Tuesday, December 9, 2008

Ringing the Alarm Bell

Call me Cassandra, but I'd like to point to the new Cardinal law #1: Thou shalt not underestimate the political phenomenon better known as Obama. He is not the same ultra-liberal senator we strongly disagreed with. The people he has appointed to key economic positions, (look at Dr. Romer for CEA, Jason Furman, Larry Summers etc.) are in the middle of the political spectrum and certainly qualify as supporters of the free market. They are NOT progressives or any other ultra-liberal flavor! Don't take it from me though, Bush's ex head of the CEA Professor Mankiw writes,

What would you call a group of economists who are skeptical of regulating mortgage markets, who think unemployment insurance and unions increase unemployment, who say that tax hikes retard economic growth, and who believe that the recovery from the Great Depression was a monetary phenomenon rather than the result of New Deal fiscal policy?

No, it is not a right-wing cabal. It's Team Obama.

Here's the evidence:

When Senator Christopher J. Dodd, Democrat of Connecticut, gave his opening statement last week at the hearings lambasting the rise of “risky exotic and subprime mortgages,” he was actually tapping into a very old vein of suspicion against innovations in the mortgage market.....Congress is contemplating a serious tightening of regulations to make the new forms of lending more difficult. New research from some of the leading housing economists in the country, however, examines the long history of mortgage market innovations and suggests that regulators should be mindful of the potential downside in tightening too much.

--Austan Goolsbee

Unemployment insurance also extends the time a person stays off the job. Clark and I estimated that the existence of unemployment insurance almost doubles the number of unemployment spells lasting more than three months. If unemployment insurance were eliminated, the unemployment rate would drop by more than half a percentage point, which means that the number of unemployed people would fall by about 750,000. This is all the more significant in light of the fact that less than half of the unemployed receive insurance benefits, largely because many have not worked enough to qualify.

Another cause of long-term unemployment is unionization. High union wages that exceed the competitive market rate are likely to cause job losses in the unionized sector of the economy. Also, those who lose high-wage union jobs are often reluctant to accept alternative low-wage employment. Between 1970 and 1985, for example, a state with a 20 percent unionization rate, approximately the average for the fifty states and the District of Columbia, experienced an unemployment rate that was 1.2 percentage points higher than that of a hypothetical state that had no unions.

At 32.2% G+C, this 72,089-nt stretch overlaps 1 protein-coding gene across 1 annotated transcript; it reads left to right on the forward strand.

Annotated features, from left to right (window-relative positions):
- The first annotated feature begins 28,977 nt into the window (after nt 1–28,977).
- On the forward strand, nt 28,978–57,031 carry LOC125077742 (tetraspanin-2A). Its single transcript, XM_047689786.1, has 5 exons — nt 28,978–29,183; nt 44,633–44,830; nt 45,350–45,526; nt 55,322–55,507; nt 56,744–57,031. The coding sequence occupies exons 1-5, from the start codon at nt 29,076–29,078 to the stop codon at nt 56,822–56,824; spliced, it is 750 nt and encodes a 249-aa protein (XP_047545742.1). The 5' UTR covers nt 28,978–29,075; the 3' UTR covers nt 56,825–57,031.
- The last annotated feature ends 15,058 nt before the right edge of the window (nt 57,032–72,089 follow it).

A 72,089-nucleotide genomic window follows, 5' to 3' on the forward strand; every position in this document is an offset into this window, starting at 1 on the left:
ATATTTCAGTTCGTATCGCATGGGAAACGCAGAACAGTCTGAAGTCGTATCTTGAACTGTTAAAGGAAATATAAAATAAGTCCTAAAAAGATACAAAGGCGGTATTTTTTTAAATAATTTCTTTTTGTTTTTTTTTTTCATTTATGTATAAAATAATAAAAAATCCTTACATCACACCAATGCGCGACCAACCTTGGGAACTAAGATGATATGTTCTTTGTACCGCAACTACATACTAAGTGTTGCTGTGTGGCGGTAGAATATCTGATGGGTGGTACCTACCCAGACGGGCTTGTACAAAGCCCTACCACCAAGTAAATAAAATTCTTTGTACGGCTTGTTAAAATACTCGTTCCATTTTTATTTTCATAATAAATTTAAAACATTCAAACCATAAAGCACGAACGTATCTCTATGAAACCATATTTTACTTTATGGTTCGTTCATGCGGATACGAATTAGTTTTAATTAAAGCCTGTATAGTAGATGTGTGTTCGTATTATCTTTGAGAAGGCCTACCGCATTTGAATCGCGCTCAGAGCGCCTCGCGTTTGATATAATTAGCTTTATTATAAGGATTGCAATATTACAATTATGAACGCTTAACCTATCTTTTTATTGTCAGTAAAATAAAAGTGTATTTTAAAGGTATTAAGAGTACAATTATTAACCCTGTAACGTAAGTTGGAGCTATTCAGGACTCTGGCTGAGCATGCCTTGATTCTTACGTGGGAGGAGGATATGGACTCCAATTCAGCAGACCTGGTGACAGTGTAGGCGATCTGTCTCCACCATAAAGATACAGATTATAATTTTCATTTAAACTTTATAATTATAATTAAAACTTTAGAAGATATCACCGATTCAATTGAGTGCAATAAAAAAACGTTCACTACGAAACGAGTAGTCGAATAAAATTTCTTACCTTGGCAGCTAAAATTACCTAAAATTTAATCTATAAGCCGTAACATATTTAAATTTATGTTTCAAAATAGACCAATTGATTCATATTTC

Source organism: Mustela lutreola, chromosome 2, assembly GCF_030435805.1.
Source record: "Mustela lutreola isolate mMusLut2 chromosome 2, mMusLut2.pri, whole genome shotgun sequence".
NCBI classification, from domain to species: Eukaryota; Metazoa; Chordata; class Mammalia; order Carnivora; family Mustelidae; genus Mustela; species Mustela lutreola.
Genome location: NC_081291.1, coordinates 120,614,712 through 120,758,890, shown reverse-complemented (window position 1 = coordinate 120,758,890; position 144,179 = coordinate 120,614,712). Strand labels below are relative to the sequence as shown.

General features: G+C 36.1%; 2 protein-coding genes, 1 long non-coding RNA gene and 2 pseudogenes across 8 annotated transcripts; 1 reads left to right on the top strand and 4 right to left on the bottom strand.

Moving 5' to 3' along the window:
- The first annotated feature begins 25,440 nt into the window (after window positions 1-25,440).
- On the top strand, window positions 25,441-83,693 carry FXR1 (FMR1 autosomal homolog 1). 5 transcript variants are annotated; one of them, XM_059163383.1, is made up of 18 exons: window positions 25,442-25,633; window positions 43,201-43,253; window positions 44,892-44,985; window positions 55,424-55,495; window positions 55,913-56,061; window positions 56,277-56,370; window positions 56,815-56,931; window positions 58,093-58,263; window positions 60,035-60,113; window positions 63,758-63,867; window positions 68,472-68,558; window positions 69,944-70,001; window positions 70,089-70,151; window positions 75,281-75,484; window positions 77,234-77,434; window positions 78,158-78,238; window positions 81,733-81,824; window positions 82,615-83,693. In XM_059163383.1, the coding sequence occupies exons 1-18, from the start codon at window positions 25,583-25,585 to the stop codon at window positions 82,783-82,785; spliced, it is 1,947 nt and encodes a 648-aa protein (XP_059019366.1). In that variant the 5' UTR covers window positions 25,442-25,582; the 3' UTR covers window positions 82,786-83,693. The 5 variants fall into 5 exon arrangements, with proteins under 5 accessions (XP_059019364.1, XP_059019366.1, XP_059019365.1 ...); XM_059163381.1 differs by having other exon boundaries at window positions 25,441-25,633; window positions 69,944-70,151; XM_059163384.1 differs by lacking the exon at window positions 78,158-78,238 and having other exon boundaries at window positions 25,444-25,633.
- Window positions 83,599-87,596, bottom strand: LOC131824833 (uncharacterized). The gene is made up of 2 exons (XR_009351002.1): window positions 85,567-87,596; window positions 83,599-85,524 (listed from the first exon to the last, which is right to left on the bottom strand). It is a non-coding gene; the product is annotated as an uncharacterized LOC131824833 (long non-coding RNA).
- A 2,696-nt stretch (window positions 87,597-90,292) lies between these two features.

--Larry Summers

Tax changes have very large effects on output. Our baseline specification suggests that an exogenous tax increase of one percent of GDP lowers real GDP by roughly three percent.

--Christina Romer (writing with husband David)

Given the key roles of monetary contraction and the gold standard in causing the Great Depression, it is not surprising that currency devaluations and monetary expansion became the leading sources of recovery throughout the world....the new spending programs initiated by the New Deal had little direct expansionary effect on the economy.

--Christina Romer

I'm sounding the alarm bell early here because the more centrist he is the better his/their chances are for 2010, 2012, etc... There are three types of policies/politics, economic, social/cultural, and foreign/national-security. He passed a CinC test already, or perhaps we failed ours. Interestingly enough, or perhaps with little surprise, he is already enraging the left because he is continuing Bush's national security policies, sans Gitmo. He already has come to the center with Israel. If he takes the center/center-right position for economics, what are we left with? Social and cultural politics? Forgive me for saying this but people are sick of Republican culture wars. Most of y'all aren't but now we're in the minority. I’m not saying the Dems are going to rule forever, their party is not competent enough for that. And we all know that the liberal Dems like Pelosi and Reid would be horrible for this country. But in the short run I don't think we've hit bottom. McCain was our best shot this year.
I’m not all doom and gloom though. In order to not have another Clinton we need to figure out how to fight back. I think we need to invent a completely new set of public policies we would pursue. Let me give you some examples: Education, income inequality, global warming, legal immigration… etc.
People want a party with solutions. And even though the do-nothing Dem Congress accomplished zilch from 06-08 who took the blame for that? We somehow did.
Newt Gingrich rebuilt the party by organization through the state level. If we accomplish our goal here we could see that same success. There is a caveat though. Gingrich was a man of ideas and our party became the party of ideas. We need to live up to that legacy as we rebuild.
Lastly let us not forget the lesson of Tony Blair - who snatched the Conservatives' clothes and wore them to victory in 1996. Obama campaigned as a center-left to center-right politician depending on the issue (some issues have no left or right, granted). He is now pivoting skillfully towards center-right. In other words he is browsing through our outfits and picking out what he likes. This is good for us as individuals but not good for our party. Later on I will type what we can learn from British Conservatives like David Cameron who was/is the remedy to the Blair//Brown dominance.

As usual I cross posted this at another blog...http://neighborhoodgop.wordpress.com/

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